The invention extends to include a machine for implementing a method according to the invention. The invention therefore relates to a machine for producing a seam which is not susceptible to coming undone, having at least one interlooped and/or interlaced stitching thread and with stitching passes in or across at least one thickness of material of an object, called the sewn object, which receives the seam, the seam being produced by passing this sewn object over a stitching station of the machine, which stitching station includes stitching means which include at least one stitching needle and are adapted to form at least one strand of sewn stitching thread which extends on the outside of the sewn object adjacently to at least one other strand of sewn stitching thread on the exterior of the sewn object, said machine including at least one laser source adapted to be able to apply at least one laser beam to the exterior of at least one strand of stitching thread extending on the exterior of the sewn object adjacent to at least one other strand of sewn stitching thread on the exterior of the sewn object, wherein:
Advantageously, according to the invention each laser source is a laser diode having a wavelength of between 780 nm and 940 nm and a maximum power of 60 W, forming a laser beam less than 1 mm—in particular of the order of 800 μm—in diameter. Advantageously, according to the invention each laser source includes means for controlling the power of the laser beam it delivers. It may also be provided with means for automatically adjusting the power of the laser beam—in particular as a function of the production speed of the seam and/or the number of stitches produced.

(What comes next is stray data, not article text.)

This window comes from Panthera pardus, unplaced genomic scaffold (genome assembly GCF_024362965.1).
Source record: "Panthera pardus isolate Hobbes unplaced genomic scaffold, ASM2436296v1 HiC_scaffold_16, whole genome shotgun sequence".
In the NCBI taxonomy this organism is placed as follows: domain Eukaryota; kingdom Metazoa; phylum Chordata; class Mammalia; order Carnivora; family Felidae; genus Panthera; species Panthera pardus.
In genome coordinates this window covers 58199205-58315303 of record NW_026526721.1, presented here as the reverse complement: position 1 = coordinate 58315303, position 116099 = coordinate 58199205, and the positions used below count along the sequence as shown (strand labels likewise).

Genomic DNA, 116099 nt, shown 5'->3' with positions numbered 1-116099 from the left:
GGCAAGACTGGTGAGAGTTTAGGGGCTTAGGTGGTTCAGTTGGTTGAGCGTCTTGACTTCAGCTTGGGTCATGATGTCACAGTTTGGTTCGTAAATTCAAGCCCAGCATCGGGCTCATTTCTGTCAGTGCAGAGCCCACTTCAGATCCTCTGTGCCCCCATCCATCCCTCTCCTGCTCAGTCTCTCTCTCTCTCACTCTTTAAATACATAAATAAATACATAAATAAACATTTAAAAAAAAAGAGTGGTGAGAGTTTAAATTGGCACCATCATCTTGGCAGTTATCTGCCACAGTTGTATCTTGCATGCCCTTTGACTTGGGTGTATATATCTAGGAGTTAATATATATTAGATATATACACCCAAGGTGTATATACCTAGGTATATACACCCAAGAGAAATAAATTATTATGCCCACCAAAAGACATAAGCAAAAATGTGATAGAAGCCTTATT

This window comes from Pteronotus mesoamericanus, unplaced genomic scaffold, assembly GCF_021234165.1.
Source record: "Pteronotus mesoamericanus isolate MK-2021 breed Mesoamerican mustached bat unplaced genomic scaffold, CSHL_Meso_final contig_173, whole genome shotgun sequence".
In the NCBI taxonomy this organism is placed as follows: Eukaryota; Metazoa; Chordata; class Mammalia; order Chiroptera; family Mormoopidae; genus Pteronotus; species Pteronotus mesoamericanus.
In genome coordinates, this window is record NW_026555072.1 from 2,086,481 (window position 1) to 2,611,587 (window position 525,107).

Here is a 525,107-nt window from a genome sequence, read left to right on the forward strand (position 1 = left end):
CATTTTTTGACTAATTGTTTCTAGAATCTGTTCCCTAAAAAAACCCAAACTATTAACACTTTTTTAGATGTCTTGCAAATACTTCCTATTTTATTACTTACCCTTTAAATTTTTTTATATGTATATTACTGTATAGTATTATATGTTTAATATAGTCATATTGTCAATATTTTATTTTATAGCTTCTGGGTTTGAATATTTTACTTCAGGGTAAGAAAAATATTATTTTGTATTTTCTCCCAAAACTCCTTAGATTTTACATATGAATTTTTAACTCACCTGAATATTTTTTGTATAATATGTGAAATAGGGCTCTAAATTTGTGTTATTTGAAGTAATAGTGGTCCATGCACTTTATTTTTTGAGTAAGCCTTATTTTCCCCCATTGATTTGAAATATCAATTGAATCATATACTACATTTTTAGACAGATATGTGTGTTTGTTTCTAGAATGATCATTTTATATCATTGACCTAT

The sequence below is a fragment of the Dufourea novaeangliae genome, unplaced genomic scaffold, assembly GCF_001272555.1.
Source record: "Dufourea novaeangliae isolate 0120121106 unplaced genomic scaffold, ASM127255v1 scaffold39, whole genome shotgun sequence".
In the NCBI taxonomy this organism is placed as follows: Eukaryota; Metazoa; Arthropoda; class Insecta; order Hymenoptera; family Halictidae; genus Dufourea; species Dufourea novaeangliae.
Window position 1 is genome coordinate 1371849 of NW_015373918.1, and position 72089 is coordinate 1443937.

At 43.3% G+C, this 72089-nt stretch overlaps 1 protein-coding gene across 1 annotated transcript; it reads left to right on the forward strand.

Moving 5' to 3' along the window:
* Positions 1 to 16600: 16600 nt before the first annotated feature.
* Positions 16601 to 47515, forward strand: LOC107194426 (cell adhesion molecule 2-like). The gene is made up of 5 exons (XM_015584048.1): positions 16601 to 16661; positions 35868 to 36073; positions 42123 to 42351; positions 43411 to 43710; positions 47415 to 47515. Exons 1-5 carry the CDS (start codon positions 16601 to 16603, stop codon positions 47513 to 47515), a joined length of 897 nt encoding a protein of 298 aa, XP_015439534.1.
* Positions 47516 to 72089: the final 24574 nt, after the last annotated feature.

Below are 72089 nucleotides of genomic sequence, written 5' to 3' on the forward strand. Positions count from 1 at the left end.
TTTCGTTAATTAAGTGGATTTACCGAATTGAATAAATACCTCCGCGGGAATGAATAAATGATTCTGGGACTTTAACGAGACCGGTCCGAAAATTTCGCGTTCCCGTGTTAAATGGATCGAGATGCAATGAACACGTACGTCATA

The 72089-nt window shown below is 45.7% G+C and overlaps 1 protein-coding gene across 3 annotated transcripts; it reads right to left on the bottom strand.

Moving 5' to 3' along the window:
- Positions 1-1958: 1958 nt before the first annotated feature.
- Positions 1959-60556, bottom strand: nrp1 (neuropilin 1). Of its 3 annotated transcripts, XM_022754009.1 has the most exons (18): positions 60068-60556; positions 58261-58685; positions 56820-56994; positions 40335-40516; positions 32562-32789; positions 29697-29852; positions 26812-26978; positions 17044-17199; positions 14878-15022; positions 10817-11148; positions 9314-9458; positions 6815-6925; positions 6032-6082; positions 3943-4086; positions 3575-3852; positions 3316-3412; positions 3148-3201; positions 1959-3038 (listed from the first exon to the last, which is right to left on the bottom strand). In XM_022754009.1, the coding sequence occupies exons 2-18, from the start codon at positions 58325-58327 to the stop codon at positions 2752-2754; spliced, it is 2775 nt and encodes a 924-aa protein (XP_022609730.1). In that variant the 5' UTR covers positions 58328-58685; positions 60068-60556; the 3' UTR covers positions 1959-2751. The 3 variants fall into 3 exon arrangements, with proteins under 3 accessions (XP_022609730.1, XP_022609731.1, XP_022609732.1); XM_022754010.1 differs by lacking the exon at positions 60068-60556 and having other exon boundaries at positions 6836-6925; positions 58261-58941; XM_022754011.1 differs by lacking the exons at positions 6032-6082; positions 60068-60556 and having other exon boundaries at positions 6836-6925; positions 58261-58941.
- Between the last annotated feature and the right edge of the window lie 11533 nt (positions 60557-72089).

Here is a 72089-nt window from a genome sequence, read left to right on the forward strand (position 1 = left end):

Advantageously, according to the invention the machine includes at least one laser source adapted to soften the thermoplastic material without melting it by raising it locally to a temperature equal to or greater than its softening temperature but lower than its melting point, in particular to a temperature of 3° C. to 15° C. above the softening temperature. Advantageously, a machine according to the invention includes at least one nozzle forming at least one air jet directed on to the strands of stitching thread after the application of each laser beam and before the application of a pressing device. Advantageously, a machine according to the invention includes at least one nozzle forming an air jet having a width of the order of the diameter of the finest stitching thread carrying thermoplastic material, or smaller than this diameter